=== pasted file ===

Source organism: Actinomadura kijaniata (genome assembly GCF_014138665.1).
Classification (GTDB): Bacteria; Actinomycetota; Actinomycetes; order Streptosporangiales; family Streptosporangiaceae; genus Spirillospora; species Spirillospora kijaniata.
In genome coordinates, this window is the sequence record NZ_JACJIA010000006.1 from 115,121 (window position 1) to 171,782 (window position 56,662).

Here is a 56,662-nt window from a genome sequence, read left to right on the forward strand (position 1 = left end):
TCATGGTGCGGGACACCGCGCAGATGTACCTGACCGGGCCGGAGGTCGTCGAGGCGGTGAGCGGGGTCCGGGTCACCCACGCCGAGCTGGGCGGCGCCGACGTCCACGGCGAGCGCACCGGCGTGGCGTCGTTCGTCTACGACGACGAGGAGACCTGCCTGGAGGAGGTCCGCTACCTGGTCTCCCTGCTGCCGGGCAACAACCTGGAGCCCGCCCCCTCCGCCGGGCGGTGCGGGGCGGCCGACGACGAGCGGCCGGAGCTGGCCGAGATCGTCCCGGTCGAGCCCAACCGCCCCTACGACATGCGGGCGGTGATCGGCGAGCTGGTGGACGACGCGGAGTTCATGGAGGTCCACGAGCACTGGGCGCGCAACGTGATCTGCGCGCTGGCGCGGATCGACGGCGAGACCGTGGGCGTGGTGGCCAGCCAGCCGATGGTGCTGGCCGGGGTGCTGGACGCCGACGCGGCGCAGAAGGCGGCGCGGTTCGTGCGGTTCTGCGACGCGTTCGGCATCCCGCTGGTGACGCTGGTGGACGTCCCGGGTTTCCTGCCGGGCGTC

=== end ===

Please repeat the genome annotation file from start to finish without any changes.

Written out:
Source organism: Actinomadura kijaniata (genome assembly GCF_014138665.1).
Classification (GTDB): Bacteria; Actinomycetota; Actinomycetes; order Streptosporangiales; family Streptosporangiaceae; genus Spirillospora; species Spirillospora kijaniata.
In genome coordinates, this window is the sequence record NZ_JACJIA010000006.1 from 115,121 (window position 1) to 171,782 (window position 56,662).

Here is a 56,662-nt window from a genome sequence, read left to right on the forward strand (position 1 = left end):
TCATGGTGCGGGACACCGCGCAGATGTACCTGACCGGGCCGGAGGTCGTCGAGGCGGTGAGCGGGGTCCGGGTCACCCACGCCGAGCTGGGCGGCGCCGACGTCCACGGCGAGCGCACCGGCGTGGCGTCGTTCGTCTACGACGACGAGGAGACCTGCCTGGAGGAGGTCCGCTACCTGGTCTCCCTGCTGCCGGGCAACAACCTGGAGCCCGCCCCCTCCGCCGGGCGGTGCGGGGCGGCCGACGACGAGCGGCCGGAGCTGGCCGAGATCGTCCCGGTCGAGCCCAACCGCCCCTACGACATGCGGGCGGTGATCGGCGAGCTGGTGGACGACGCGGAGTTCATGGAGGTCCACGAGCACTGGGCGCGCAACGTGATCTGCGCGCTGGCGCGGATCGACGGCGAGACCGTGGGCGTGGTGGCCAGCCAGCCGATGGTGCTGGCCGGGGTGCTGGACGCCGACGCGGCGCAGAAGGCGGCGCGGTTCGTGCGGTTCTGCGACGCGTTCGGCATCCCGCTGGTGACGCTGGTGGACGTCCCGGGTTTCCTGCCGGGCGTC